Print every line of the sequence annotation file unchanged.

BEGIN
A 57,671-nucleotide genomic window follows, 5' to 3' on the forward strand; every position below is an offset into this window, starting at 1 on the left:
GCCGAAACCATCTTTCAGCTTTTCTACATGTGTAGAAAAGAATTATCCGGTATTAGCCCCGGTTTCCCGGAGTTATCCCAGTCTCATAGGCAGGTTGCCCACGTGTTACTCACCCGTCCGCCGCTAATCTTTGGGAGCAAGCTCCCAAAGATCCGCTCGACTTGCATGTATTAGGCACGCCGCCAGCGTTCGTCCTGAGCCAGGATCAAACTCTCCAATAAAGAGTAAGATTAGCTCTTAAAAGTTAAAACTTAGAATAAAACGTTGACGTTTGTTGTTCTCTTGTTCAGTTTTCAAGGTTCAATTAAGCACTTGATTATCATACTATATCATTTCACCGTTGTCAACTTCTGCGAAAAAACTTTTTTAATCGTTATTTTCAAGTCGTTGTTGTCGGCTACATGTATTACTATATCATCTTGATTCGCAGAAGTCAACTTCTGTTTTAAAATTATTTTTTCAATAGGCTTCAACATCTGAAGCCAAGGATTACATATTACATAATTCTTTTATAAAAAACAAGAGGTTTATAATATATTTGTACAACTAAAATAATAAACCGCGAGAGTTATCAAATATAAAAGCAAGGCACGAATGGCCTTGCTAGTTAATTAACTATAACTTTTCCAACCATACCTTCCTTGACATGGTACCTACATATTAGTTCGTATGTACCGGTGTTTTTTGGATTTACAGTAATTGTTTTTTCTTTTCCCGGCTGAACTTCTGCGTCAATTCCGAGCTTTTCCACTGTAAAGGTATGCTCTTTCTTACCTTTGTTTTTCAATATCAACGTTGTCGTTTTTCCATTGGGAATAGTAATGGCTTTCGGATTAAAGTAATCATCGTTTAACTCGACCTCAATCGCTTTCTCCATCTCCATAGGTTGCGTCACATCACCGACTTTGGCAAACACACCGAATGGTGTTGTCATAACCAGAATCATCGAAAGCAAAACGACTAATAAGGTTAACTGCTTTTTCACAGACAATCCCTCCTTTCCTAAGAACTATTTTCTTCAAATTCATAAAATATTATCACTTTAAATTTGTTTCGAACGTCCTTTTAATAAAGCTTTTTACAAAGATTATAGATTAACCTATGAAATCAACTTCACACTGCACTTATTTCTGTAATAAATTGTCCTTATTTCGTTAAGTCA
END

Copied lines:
A 57,671-nucleotide genomic window follows, 5' to 3' on the forward strand; every position below is an offset into this window, starting at 1 on the left:
GCCGAAACCATCTTTCAGCTTTTCTACATGTGTAGAAAAGAATTATCCGGTATTAGCCCCGGTTTCCCGGAGTTATCCCAGTCTCATAGGCAGGTTGCCCACGTGTTACTCACCCGTCCGCCGCTAATCTTTGGGAGCAAGCTCCCAAAGATCCGCTCGACTTGCATGTATTAGGCACGCCGCCAGCGTTCGTCCTGAGCCAGGATCAAACTCTCCAATAAAGAGTAAGATTAGCTCTTAAAAGTTAAAACTTAGAATAAAACGTTGACGTTTGTTGTTCTCTTGTTCAGTTTTCAAGGTTCAATTAAGCACTTGATTATCATACTATATCATTTCACCGTTGTCAACTTCTGCGAAAAAACTTTTTTAATCGTTATTTTCAAGTCGTTGTTGTCGGCTACATGTATTACTATATCATCTTGATTCGCAGAAGTCAACTTCTGTTTTAAAATTATTTTTTCAATAGGCTTCAACATCTGAAGCCAAGGATTACATATTACATAATTCTTTTATAAAAAACAAGAGGTTTATAATATATTTGTACAACTAAAATAATAAACCGCGAGAGTTATCAAATATAAAAGCAAGGCACGAATGGCCTTGCTAGTTAATTAACTATAACTTTTCCAACCATACCTTCCTTGACATGGTACCTACATATTAGTTCGTATGTACCGGTGTTTTTTGGATTTACAGTAATTGTTTTTTCTTTTCCCGGCTGAACTTCTGCGTCAATTCCGAGCTTTTCCACTGTAAAGGTATGCTCTTTCTTACCTTTGTTTTTCAATATCAACGTTGTCGTTTTTCCATTGGGAATAGTAATGGCTTTCGGATTAAAGTAATCATCGTTTAACTCGACCTCAATCGCTTTCTCCATCTCCATAGGTTGCGTCACATCACCGACTTTGGCAAACACACCGAATGGTGTTGTCATAACCAGAATCATCGAAAGCAAAACGACTAATAAGGTTAACTGCTTTTTCACAGACAATCCCTCCTTTCCTAAGAACTATTTTCTTCAAATTCATAAAATATTATCACTTTAAATTTGTTTCGAACGTCCTTTTAATAAAGCTTTTTACAAAGATTATAGATTAACCTATGAAATCAACTTCACACTGCACTTATTTCTGTAATAAATTGTCCTTATTTCGTTAAGTCA